Monkeypox: The Symptoms and Treatment Plan

When monkeypox first began to make waves in the U.S. back in early July, the nation only reported 500 cases. Fast forward to the present, where monkeypox has been declared a public health emergency with over 7,000 cases.

At least 2,910 of those cases have been located in New York as of late August, with an increasing count everyday. 

What’s been increasing alongside the number of cases is the confusion circulating around. Are you able to catch monkeypox in the crowded New York subway? Is it able to spread through the air? Is everyone at equal risk of catching it?

Today at AG Urgent Care, we’ll de-mystify what monkeypox is, its most common symptoms, and how you can seek treatment if you catch it. 

What is Monkeypox?

Monkeypox is an uncommon disease that stems from the monkeypox virus. It comes from the same family of viruses as the one that causes smallpox. Even though monkeypox tends to only affect rodents, it can spread among people as it has done in Central and West Africa. Symptoms tend to be mild and are rarely fatal. 


What are the Most Common Monkeypox Symptoms?

The most common monkeypox symptom is a rash with pimples and blisters that emerge around the genitals, feet, hands, chest, face, and mouth. They can be itchy or painful and go through stages, such as scabbing, before falling off. Patients have reported other monkeypox symptoms, including: 

  • Fevers and chills
  • Swollen lymph nodes
  • Tiredness and exhaustion
  • Muscle aches
  • Headaches

Monkeypox symptoms start to show within 3 weeks of exposure, with pimples emerging just 1-4 days later. During the 2-4 weeks that the blisters exist, the patient is highly contagious to others and should be quarantined in isolation.


How is Monkeypox Spread?

Monkeypox is primarily spread through direct skin-to-skin contact through situations such as:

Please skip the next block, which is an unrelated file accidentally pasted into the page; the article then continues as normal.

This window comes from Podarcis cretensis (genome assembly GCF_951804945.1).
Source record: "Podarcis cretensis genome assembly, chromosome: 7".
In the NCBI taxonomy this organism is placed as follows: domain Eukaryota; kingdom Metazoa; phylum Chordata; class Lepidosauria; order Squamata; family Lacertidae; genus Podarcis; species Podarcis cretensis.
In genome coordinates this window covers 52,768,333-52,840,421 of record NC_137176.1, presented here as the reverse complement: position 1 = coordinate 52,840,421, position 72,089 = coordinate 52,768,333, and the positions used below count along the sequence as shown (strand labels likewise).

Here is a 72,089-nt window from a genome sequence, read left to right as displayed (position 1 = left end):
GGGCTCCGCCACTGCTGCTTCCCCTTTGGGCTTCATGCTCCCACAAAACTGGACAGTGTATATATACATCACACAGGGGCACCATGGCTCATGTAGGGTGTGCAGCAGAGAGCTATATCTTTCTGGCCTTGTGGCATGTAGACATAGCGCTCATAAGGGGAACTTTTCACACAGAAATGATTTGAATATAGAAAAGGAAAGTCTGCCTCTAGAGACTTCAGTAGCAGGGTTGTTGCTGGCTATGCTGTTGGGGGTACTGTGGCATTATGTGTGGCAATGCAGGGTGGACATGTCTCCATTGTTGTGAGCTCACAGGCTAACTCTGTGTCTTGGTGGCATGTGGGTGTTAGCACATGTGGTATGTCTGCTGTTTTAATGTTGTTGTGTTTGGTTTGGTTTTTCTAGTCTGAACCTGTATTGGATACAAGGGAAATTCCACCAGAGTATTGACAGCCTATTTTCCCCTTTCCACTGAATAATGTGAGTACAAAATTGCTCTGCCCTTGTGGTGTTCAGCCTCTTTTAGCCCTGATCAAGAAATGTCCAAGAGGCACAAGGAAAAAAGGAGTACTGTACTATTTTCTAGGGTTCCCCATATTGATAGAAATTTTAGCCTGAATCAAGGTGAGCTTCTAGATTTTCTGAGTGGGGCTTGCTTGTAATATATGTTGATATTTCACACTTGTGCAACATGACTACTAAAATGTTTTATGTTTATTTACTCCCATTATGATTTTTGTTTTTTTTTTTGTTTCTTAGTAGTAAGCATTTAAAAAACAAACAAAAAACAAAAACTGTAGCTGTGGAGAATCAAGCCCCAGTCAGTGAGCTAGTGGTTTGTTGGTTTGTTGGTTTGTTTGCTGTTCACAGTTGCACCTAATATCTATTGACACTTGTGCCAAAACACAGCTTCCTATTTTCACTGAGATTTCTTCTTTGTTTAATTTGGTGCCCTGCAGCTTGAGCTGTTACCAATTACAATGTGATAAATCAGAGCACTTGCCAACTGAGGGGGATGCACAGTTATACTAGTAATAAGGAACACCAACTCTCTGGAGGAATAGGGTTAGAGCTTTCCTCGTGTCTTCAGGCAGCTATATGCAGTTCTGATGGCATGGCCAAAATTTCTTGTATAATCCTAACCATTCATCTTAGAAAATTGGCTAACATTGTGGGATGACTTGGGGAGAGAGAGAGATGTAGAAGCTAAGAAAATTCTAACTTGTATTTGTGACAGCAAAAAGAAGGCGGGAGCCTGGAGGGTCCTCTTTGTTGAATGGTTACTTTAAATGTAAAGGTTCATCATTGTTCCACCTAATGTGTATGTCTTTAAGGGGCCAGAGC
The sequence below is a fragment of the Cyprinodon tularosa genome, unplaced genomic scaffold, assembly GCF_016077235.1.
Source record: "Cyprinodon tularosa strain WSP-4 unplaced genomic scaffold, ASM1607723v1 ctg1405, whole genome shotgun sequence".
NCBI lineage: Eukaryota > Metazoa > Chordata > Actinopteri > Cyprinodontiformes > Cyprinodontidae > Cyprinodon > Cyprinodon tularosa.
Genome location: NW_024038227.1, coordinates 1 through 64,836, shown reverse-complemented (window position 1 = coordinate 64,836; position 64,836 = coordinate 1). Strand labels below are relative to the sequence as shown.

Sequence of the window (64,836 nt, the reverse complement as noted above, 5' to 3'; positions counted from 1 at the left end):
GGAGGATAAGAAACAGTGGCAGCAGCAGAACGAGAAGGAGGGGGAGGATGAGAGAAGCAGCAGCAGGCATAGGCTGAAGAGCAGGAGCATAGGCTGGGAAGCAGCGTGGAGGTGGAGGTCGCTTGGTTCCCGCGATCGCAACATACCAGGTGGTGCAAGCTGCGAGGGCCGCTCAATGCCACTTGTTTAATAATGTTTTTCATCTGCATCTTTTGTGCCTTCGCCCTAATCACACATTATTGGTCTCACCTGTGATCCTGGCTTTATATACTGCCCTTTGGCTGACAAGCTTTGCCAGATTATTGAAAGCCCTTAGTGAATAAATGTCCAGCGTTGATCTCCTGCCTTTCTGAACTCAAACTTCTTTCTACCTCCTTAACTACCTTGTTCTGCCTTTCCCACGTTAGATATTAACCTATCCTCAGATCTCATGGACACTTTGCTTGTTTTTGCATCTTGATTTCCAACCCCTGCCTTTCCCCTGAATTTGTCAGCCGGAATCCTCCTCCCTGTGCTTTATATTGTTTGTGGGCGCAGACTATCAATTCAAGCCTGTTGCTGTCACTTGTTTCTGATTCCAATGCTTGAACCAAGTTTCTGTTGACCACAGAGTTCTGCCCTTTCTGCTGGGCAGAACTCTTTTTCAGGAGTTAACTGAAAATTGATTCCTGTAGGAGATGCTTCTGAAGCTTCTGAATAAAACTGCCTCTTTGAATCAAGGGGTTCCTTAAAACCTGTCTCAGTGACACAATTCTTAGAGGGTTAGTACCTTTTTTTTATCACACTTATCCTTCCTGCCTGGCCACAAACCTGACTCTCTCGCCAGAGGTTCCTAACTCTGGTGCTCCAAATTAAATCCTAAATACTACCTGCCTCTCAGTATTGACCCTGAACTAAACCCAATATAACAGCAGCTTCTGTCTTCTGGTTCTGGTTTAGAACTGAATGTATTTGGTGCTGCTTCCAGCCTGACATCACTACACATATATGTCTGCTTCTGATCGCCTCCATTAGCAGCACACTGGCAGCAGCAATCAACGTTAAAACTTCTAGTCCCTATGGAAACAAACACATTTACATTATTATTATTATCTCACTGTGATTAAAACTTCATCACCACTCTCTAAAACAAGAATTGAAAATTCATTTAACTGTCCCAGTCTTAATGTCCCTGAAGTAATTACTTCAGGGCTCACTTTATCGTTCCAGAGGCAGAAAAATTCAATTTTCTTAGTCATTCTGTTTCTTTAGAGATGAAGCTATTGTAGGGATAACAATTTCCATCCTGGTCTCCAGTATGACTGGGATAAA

• Contact with the rash, scabs, and bodily fluids through activities like sex, hugging, kissing, and extended face-to-face contact
  • Direct contact with objects, fabric, or surfaces used by an infected person
  • Contact with respiratory secretions by someone infected with monkeypox


How Can I Treat Monkeypox?

The good news is that unlike COVID-19, monkeypox is not as easily spread through airborne transmission. In a similar fashion, monkeypox can also be prevented with a vaccine, although there are less quantities available. Even if you do catch monkeypox, you can expect to recover in 2-4 weeks without needing extensive treatment. 

If you suspect you have caught monkeypox, you should get tested immediately. At AG Urgent Care, our healthcare specialists can conduct tests that deliver quick results. They also can help you develop a personalized monkeypox treatment plan to reduce your symptoms and improve your recovery. Don’t hesitate to check in online to one of our centers in Brooklyn and Queens to learn more about monkeypox treatment and get tested for it today. 

The content contained in this article is for informational purposes only. The content is not intended to be a substitute for professional advice. Reliance on any information provided in this article is solely at your own risk.